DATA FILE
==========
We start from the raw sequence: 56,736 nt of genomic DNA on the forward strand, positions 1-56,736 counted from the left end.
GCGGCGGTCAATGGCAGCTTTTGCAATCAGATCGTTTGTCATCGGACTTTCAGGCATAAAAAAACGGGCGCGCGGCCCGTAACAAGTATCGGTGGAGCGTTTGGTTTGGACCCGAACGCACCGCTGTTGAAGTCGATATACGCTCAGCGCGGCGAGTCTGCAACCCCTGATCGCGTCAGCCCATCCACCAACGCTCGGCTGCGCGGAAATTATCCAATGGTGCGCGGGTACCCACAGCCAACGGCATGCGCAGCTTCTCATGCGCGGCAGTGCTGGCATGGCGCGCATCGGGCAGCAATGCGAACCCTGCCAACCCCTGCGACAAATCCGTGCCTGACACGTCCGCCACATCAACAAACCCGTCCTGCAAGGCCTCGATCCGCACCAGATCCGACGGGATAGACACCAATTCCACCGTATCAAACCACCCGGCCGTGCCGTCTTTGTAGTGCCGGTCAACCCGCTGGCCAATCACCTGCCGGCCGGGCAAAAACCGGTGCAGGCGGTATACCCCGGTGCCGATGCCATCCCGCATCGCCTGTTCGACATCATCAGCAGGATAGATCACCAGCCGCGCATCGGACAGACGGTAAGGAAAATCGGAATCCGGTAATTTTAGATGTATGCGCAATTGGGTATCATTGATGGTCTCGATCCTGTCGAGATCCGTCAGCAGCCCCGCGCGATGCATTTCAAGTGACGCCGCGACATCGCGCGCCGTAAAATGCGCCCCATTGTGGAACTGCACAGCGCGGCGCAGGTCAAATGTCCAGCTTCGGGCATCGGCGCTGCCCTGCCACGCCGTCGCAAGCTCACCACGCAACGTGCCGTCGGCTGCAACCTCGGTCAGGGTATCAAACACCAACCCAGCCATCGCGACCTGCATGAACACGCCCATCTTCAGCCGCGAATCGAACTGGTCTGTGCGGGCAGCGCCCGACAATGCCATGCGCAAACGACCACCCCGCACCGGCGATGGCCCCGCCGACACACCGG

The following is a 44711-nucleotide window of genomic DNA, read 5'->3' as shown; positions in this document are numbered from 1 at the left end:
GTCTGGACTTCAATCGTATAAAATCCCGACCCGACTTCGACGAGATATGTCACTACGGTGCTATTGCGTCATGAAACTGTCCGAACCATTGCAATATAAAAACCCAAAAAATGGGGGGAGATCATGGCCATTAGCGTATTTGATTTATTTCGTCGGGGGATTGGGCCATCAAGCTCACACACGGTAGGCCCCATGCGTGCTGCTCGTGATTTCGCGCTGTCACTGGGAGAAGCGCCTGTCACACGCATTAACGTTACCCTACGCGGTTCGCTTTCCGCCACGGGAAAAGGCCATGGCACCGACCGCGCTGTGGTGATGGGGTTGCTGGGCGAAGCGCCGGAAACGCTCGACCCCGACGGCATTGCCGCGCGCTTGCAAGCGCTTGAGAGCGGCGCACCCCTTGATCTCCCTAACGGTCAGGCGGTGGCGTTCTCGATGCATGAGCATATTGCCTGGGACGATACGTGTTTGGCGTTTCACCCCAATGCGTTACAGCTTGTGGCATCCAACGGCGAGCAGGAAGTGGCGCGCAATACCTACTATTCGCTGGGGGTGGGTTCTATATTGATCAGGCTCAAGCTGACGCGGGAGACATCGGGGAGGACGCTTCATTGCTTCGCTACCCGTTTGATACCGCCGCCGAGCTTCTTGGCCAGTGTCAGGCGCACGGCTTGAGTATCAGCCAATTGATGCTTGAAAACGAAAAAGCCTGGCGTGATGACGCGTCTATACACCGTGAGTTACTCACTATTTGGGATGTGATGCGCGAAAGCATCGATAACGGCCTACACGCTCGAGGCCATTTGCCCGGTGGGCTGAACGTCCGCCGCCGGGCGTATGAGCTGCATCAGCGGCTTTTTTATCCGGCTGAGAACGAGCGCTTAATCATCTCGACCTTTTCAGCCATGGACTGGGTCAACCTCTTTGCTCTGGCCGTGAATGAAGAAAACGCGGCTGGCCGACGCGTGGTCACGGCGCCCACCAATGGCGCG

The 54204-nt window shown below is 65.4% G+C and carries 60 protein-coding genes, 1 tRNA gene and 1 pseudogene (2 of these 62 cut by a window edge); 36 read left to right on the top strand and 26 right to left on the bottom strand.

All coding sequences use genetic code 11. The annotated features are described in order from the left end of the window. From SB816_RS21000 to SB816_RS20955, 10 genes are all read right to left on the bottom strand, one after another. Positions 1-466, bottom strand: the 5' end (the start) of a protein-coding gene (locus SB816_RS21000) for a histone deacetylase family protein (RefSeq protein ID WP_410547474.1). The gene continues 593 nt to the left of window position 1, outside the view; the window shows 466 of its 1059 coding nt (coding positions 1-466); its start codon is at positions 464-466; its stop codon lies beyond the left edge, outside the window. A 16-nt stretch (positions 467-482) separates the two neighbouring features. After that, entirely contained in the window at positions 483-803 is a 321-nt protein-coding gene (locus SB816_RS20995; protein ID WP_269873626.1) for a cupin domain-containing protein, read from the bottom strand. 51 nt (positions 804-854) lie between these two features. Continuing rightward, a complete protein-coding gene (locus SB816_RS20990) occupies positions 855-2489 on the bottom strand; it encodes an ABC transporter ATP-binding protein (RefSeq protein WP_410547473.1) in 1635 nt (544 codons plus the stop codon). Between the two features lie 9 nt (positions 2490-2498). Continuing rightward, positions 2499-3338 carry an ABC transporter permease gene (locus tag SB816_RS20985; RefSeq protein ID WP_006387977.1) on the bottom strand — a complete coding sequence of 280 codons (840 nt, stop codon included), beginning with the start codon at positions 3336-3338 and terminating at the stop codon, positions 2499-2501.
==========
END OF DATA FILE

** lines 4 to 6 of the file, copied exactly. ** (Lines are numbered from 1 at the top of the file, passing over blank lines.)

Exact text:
GTCTGGACTTCAATCGTATAAAATCCCGACCCGACTTCGACGAGATATGTCACTACGGTGCTATTGCGTCATGAAACTGTCCGAACCATTGCAATATAAAAACCCAAAAAATGGGGGGAGATCATGGCCATTAGCGTATTTGATTTATTTCGTCGGGGGATTGGGCCATCAAGCTCACACACGGTAGGCCCCATGCGTGCTGCTCGTGATTTCGCGCTGTCACTGGGAGAAGCGCCTGTCACACGCATTAACGTTACCCTACGCGGTTCGCTTTCCGCCACGGGAAAAGGCCATGGCACCGACCGCGCTGTGGTGATGGGGTTGCTGGGCGAAGCGCCGGAAACGCTCGACCCCGACGGCATTGCCGCGCGCTTGCAAGCGCTTGAGAGCGGCGCACCCCTTGATCTCCCTAACGGTCAGGCGGTGGCGTTCTCGATGCATGAGCATATTGCCTGGGACGATACGTGTTTGGCGTTTCACCCCAATGCGTTACAGCTTGTGGCATCCAACGGCGAGCAGGAAGTGGCGCGCAATACCTACTATTCGCTGGGGGTGGGTTCTATATTGATCAGGCTCAAGCTGACGCGGGAGACATCGGGGAGGACGCTTCATTGCTTCGCTACCCGTTTGATACCGCCGCCGAGCTTCTTGGCCAGTGTCAGGCGCACGGCTTGAGTATCAGCCAATTGATGCTTGAAAACGAAAAAGCCTGGCGTGATGACGCGTCTATACACCGTGAGTTACTCACTATTTGGGATGTGATGCGCGAAAGCATCGATAACGGCCTACACGCTCGAGGCCATTTGCCCGGTGGGCTGAACGTCCGCCGCCGGGCGTATGAGCTGCATCAGCGGCTTTTTTATCCGGCTGAGAACGAGCGCTTAATCATCTCGACCTTTTCAGCCATGGACTGGGTCAACCTCTTTGCTCTGGCCGTGAATGAAGAAAACGCGGCTGGCCGACGCGTGGTCACGGCGCCCACCAATGGCGCG

The 54204-nt window shown below is 65.4% G+C and carries 60 protein-coding genes, 1 tRNA gene and 1 pseudogene (2 of these 62 cut by a window edge); 36 read left to right on the top strand and 26 right to left on the bottom strand.

All coding sequences use genetic code 11. The annotated features are described in order from the left end of the window. From SB816_RS21000 to SB816_RS20955, 10 genes are all read right to left on the bottom strand, one after another. Positions 1-466, bottom strand: the 5' end (the start) of a protein-coding gene (locus SB816_RS21000) for a histone deacetylase family protein (RefSeq protein ID WP_410547474.1). The gene continues 593 nt to the left of window position 1, outside the view; the window shows 466 of its 1059 coding nt (coding positions 1-466); its start codon is at positions 464-466; its stop codon lies beyond the left edge, outside the window. A 16-nt stretch (positions 467-482) separates the two neighbouring features. After that, entirely contained in the window at positions 483-803 is a 321-nt protein-coding gene (locus SB816_RS20995; protein ID WP_269873626.1) for a cupin domain-containing protein, read from the bottom strand. 51 nt (positions 804-854) lie between these two features. Continuing rightward, a complete protein-coding gene (locus SB816_RS20990) occupies positions 855-2489 on the bottom strand; it encodes an ABC transporter ATP-binding protein (RefSeq protein WP_410547473.1) in 1635 nt (544 codons plus the stop codon). Between the two features lie 9 nt (positions 2490-2498). Continuing rightward, positions 2499-3338 carry an ABC transporter permease gene (locus tag SB816_RS20985; RefSeq protein ID WP_006387977.1) on the bottom strand — a complete coding sequence of 280 codons (840 nt, stop codon included), beginning with the start codon at positions 3336-3338 and terminating at the stop codon, positions 2499-2501.